The access of PNG national researchers to postgraduate level studies will build leadership capacity for the country.
Dr. Lucy John, from the National Department of Health of Papua New Guinea, attended the 68th annual meeting of the American Society of Tropical Medicine & Hygiene (ASHTM) (National Harbor, USA, November 20 to 24, 2019). Dr. John, principal investigator of the team implementing the “Yaws 3 Trial” project in Namatanai Region in collaboration with Dr. Oriol Mitjà, shared with the participants of the meeting the initial results of the project.
The “Yaws 3 Trial” aims at establishing the best strategy for distribution of azithromycin to eliminate yaws. Once finished, the results will inform the global eradication strategy led by the World Health Organization (WHO). In particular, Dr. John will present the results of one of the branches of the study, entitled “Pharmacokinetic study of co-administration of drugs for the integrated treatment of Neglected Tropical Diseases (NTDs)”, which has received funding from the International Trachoma Initiative (Atlanta). This study will constitute a paramount contribution to the fight against several NTDs that are highly prevalent in PNG: Yaws, Lymphatic Filariasis (LF) and others like Trachoma or Soil-Transmitted Helminths. They affect impoverished communities, causing irreversible disabilities that generate pain, stigma, and render impossible for the people suffering from them to find their way out of poverty. These conditions can be treated by means of massive administration of medication, whereby treatment is distributed to all the inhabitants of the affected communities, in order to treat active and latent cases, for which no symptoms are visible. Dr. John’s research aims at establishing the possibility of combining the treatments of NTDs, instead of providing them through individual campaigns, in order to provide additional cost-efficiency to the struggle against both diseases.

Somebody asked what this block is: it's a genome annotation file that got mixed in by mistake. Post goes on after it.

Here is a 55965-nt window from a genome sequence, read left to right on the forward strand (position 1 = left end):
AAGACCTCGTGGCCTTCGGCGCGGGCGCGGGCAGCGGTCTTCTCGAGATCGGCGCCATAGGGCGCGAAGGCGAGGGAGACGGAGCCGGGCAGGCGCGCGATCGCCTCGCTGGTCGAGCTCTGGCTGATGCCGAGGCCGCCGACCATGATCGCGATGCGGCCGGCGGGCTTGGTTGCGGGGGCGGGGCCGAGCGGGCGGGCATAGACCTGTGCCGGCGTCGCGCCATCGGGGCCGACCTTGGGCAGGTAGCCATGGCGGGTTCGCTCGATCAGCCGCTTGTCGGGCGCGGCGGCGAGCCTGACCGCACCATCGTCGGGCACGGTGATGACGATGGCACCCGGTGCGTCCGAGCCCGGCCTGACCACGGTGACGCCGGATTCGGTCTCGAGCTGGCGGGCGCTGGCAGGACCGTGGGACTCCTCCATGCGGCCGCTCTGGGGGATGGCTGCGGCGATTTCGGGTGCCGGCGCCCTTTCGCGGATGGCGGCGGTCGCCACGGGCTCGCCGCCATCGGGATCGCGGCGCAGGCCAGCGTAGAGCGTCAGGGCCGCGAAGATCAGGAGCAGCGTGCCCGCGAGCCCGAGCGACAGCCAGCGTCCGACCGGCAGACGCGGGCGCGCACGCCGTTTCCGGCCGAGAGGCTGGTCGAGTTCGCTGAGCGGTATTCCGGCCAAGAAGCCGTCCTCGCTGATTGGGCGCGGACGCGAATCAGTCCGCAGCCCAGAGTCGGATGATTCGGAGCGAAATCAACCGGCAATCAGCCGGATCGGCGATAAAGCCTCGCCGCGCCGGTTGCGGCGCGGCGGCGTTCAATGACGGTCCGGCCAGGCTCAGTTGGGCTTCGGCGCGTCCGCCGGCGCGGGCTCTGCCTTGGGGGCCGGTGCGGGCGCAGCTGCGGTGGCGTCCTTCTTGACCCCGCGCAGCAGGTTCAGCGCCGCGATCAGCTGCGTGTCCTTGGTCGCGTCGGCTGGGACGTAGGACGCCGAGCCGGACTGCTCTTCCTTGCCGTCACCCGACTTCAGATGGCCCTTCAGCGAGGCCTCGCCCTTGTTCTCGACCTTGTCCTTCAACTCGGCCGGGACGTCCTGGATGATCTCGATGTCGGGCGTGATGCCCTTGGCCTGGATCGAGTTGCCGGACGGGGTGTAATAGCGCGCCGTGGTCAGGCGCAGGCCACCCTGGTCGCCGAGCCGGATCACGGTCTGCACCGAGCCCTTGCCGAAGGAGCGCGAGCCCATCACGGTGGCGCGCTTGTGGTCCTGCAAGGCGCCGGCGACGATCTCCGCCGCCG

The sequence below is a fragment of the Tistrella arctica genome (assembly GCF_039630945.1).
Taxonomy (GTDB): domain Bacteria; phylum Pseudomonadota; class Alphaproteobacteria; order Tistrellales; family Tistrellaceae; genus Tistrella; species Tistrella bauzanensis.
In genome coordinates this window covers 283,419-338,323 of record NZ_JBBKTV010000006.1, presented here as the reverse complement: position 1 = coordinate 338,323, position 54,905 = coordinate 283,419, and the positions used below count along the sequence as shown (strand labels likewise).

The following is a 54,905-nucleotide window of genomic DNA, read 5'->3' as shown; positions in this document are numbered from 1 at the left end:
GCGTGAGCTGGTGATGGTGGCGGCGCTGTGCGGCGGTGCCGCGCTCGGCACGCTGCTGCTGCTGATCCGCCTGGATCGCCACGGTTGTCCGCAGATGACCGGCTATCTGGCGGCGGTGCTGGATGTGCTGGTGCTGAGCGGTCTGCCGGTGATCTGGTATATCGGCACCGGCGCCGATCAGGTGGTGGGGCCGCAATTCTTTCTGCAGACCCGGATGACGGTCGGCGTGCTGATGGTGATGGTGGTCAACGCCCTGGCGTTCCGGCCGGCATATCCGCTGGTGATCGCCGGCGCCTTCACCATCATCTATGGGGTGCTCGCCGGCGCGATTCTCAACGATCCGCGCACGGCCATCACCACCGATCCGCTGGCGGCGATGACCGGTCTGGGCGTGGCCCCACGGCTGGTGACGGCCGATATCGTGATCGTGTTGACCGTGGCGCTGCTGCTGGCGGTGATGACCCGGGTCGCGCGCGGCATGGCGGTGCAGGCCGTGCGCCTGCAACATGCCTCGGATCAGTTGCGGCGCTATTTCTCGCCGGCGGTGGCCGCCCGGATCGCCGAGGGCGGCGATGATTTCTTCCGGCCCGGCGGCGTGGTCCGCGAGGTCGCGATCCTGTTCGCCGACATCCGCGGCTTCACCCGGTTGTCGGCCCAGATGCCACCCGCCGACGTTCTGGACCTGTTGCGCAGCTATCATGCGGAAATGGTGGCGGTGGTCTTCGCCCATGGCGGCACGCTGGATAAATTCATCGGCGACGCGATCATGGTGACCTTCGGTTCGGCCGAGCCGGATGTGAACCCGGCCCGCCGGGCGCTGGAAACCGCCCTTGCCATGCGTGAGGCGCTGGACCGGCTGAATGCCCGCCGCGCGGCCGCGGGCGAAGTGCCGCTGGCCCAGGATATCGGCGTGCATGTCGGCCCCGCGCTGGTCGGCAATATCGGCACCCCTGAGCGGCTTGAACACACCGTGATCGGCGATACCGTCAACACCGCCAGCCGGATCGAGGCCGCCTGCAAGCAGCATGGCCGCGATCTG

If successful, not only will Dr. John’s research will contribute to a faster control of NTDs in PNG, but also in other co-endemic countries in Africa and the Pacific. The potential of her research is therefore enormous. The leadership exercised by Dr. John is equally significant, as it highlights the great multiplier effect of training researchers in low- and middle-income countries. The “Yaws 3 Trial” project, which has enabled the progressive achievement of knowledge and responsibilities among all the researchers involved, has generated a scientific synergy that has allowed to strengthen the capacities of local actors. Within the framework envisioned by Dr. Sibauk Bieb, former Executive Manager Public Health, the access of members of the PNG team to masters and PhD studies has been promoted to ensure that lasting capacity is built, and their expertise remains in place over time.